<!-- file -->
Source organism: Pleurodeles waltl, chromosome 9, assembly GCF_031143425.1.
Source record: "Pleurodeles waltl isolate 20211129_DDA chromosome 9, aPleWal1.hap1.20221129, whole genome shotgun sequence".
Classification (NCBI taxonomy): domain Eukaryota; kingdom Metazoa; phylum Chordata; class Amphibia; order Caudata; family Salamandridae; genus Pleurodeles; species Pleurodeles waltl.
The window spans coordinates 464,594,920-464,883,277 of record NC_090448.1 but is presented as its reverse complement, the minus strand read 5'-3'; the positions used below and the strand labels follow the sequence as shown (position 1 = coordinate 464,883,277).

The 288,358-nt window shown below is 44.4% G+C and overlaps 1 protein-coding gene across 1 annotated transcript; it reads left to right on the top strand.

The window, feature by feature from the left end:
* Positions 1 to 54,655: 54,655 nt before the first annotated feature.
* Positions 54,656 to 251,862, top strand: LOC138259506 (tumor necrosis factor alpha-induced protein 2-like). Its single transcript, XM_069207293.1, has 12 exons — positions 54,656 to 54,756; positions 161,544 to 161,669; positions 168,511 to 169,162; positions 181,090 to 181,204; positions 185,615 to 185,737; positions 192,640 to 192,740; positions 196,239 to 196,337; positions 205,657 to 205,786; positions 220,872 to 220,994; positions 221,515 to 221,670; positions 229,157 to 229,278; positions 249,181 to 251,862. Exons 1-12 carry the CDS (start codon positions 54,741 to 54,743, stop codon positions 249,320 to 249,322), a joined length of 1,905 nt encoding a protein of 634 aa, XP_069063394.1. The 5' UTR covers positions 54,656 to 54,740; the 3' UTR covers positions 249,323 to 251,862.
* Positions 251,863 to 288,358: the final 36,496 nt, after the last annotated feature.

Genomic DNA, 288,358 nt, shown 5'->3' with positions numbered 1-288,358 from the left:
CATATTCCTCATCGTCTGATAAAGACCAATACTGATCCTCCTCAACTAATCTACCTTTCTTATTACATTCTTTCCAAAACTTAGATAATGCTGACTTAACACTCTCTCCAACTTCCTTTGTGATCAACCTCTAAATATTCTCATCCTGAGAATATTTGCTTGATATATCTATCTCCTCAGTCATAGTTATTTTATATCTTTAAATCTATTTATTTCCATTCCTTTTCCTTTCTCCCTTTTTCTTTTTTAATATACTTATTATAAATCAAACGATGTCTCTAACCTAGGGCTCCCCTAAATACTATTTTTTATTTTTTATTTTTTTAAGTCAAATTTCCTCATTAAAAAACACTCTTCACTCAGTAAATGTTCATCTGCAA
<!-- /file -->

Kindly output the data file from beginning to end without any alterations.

Source organism: Pleurodeles waltl, chromosome 9, assembly GCF_031143425.1.
Source record: "Pleurodeles waltl isolate 20211129_DDA chromosome 9, aPleWal1.hap1.20221129, whole genome shotgun sequence".
Classification (NCBI taxonomy): domain Eukaryota; kingdom Metazoa; phylum Chordata; class Amphibia; order Caudata; family Salamandridae; genus Pleurodeles; species Pleurodeles waltl.
The window spans coordinates 464,594,920-464,883,277 of record NC_090448.1 but is presented as its reverse complement, the minus strand read 5'-3'; the positions used below and the strand labels follow the sequence as shown (position 1 = coordinate 464,883,277).

The 288,358-nt window shown below is 44.4% G+C and overlaps 1 protein-coding gene across 1 annotated transcript; it reads left to right on the top strand.

The window, feature by feature from the left end:
* Positions 1 to 54,655: 54,655 nt before the first annotated feature.
* Positions 54,656 to 251,862, top strand: LOC138259506 (tumor necrosis factor alpha-induced protein 2-like). Its single transcript, XM_069207293.1, has 12 exons — positions 54,656 to 54,756; positions 161,544 to 161,669; positions 168,511 to 169,162; positions 181,090 to 181,204; positions 185,615 to 185,737; positions 192,640 to 192,740; positions 196,239 to 196,337; positions 205,657 to 205,786; positions 220,872 to 220,994; positions 221,515 to 221,670; positions 229,157 to 229,278; positions 249,181 to 251,862. Exons 1-12 carry the CDS (start codon positions 54,741 to 54,743, stop codon positions 249,320 to 249,322), a joined length of 1,905 nt encoding a protein of 634 aa, XP_069063394.1. The 5' UTR covers positions 54,656 to 54,740; the 3' UTR covers positions 249,323 to 251,862.
* Positions 251,863 to 288,358: the final 36,496 nt, after the last annotated feature.

Genomic DNA, 288,358 nt, shown 5'->3' with positions numbered 1-288,358 from the left:
CATATTCCTCATCGTCTGATAAAGACCAATACTGATCCTCCTCAACTAATCTACCTTTCTTATTACATTCTTTCCAAAACTTAGATAATGCTGACTTAACACTCTCTCCAACTTCCTTTGTGATCAACCTCTAAATATTCTCATCCTGAGAATATTTGCTTGATATATCTATCTCCTCAGTCATAGTTATTTTATATCTTTAAATCTATTTATTTCCATTCCTTTTCCTTTCTCCCTTTTTCTTTTTTAATATACTTATTATAAATCAAACGATGTCTCTAACCTAGGGCTCCCCTAAATACTATTTTTTATTTTTTATTTTTTTAAGTCAAATTTCCTCATTAAAAAACACTCTTCACTCAGTAAATGTTCATCTGCAA